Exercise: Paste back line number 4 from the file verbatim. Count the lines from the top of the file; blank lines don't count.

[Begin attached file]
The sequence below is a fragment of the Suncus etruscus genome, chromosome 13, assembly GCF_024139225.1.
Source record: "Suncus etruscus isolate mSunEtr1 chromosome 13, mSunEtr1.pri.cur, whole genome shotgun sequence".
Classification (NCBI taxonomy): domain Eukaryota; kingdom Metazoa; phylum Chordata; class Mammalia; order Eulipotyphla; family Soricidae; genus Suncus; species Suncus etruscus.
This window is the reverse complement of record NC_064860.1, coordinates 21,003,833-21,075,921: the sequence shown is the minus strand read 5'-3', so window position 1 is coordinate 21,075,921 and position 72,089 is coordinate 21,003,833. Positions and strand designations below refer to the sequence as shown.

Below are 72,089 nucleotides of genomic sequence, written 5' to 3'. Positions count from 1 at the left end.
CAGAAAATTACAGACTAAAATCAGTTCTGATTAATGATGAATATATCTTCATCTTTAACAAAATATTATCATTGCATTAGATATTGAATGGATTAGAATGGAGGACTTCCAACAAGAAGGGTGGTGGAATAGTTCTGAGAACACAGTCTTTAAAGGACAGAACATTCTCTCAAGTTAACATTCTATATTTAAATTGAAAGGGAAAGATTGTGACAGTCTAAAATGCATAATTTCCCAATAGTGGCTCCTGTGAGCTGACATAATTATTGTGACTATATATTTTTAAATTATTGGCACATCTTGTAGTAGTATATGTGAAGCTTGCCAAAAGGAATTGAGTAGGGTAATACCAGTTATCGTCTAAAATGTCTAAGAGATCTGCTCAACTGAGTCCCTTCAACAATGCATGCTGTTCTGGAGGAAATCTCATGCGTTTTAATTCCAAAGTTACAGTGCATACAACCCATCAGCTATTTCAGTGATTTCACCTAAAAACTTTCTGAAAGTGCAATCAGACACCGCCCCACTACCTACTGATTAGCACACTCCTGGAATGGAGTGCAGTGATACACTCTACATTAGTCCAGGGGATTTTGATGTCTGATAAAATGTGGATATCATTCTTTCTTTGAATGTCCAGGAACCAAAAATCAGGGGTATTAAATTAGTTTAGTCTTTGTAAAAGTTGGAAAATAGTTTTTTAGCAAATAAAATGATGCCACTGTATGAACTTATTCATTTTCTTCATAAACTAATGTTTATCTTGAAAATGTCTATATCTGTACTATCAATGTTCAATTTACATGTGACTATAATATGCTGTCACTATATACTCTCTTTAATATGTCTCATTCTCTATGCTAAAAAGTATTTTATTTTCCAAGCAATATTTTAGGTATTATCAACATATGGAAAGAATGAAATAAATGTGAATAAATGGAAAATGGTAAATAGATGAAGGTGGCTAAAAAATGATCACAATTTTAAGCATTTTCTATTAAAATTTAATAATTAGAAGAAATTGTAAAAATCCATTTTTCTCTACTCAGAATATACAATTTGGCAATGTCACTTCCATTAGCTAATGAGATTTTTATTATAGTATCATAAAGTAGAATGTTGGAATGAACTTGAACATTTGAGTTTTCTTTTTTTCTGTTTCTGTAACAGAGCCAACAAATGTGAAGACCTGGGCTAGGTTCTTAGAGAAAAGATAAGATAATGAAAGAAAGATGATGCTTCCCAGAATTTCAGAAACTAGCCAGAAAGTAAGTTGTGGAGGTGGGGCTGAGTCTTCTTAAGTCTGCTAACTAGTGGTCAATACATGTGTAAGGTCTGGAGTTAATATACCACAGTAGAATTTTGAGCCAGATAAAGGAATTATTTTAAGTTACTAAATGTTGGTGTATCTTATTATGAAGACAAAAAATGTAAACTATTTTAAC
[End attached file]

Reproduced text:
This window is the reverse complement of record NC_064860.1, coordinates 21,003,833-21,075,921: the sequence shown is the minus strand read 5'-3', so window position 1 is coordinate 21,075,921 and position 72,089 is coordinate 21,003,833. Positions and strand designations below refer to the sequence as shown.